US President Donald Trump said China “broke the deal” in trade talks, ramping up hostilities ahead of negotiations between the two sides.
The comments come as Beijing said it would retaliate with “necessary countermeasures” if the US raises tariffs on Chinese products.
Mr Trump has vowed to more than double tariffs on $200bn (£152bn) of Chinese goods on Friday.
Despite that, the two sides are due to hold trade talks in the US on Thursday.
Ahead of the discussions, Mr Trump accused China’s leaders of breaking the deal the US was negotiating on trade.
“They broke the deal… They can’t do that. So they’ll be paying,” Mr Trump told supporters at a campaign rally in Florida.
He said if the two sides don’t make a deal, there was “nothing wrong with taking in more than $100bn a year”.
Only recently, the two sides seemed to be nearing an agreement that would put an end to the trade war.
But on Sunday Mr Trump said on Twitter the US would hike tariffs on $200bn worth of Chinese goods this week and could introduce fresh tariffs.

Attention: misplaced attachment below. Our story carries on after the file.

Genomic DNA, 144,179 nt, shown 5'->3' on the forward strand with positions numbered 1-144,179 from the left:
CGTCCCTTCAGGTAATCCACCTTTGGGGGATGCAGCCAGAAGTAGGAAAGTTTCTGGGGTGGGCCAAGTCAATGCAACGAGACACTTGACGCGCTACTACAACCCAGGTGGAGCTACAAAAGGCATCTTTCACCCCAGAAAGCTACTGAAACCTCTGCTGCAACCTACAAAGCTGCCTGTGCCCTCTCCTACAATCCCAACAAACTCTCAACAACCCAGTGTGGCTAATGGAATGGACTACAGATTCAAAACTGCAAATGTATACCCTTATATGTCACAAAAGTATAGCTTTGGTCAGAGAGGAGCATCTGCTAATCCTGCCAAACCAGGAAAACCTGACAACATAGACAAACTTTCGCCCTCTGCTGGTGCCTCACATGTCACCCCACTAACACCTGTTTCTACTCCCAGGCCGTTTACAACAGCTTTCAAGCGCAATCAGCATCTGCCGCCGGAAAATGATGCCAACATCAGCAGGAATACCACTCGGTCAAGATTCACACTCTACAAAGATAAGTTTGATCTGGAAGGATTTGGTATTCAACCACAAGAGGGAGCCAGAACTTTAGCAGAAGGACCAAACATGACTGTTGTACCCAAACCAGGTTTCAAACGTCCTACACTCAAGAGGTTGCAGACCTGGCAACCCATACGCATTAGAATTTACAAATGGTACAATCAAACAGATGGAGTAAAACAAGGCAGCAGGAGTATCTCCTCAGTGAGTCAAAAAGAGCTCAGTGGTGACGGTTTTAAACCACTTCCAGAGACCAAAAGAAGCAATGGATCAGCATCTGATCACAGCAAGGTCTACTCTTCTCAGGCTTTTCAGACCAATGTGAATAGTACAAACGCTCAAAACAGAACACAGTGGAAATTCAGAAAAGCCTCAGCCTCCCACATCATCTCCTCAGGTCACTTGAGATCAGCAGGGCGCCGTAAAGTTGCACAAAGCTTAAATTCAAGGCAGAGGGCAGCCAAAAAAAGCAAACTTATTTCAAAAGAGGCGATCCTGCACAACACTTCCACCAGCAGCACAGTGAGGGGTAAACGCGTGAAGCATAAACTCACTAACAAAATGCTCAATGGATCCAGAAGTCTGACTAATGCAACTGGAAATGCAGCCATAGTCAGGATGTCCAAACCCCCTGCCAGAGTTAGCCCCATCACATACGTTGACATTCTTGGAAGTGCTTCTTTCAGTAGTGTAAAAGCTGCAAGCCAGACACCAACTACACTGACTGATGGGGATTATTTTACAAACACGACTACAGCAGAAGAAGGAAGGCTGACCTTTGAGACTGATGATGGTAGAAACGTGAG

US Trade Representative Robert Lighthizer later accused China of backtracking on commitments in trade talks. However, he insisted a deal with Beijing was still possible.
Tariffs are taxes paid by importers on foreign goods, so a 25% tariff imposed by the US on Chinese goods would be paid by American companies.
The escalation of the trade war has sent waves across financial markets.
The Hang Seng index was down 1.2% and the Shanghai Composite shed 0.8% in early trading on Thursday.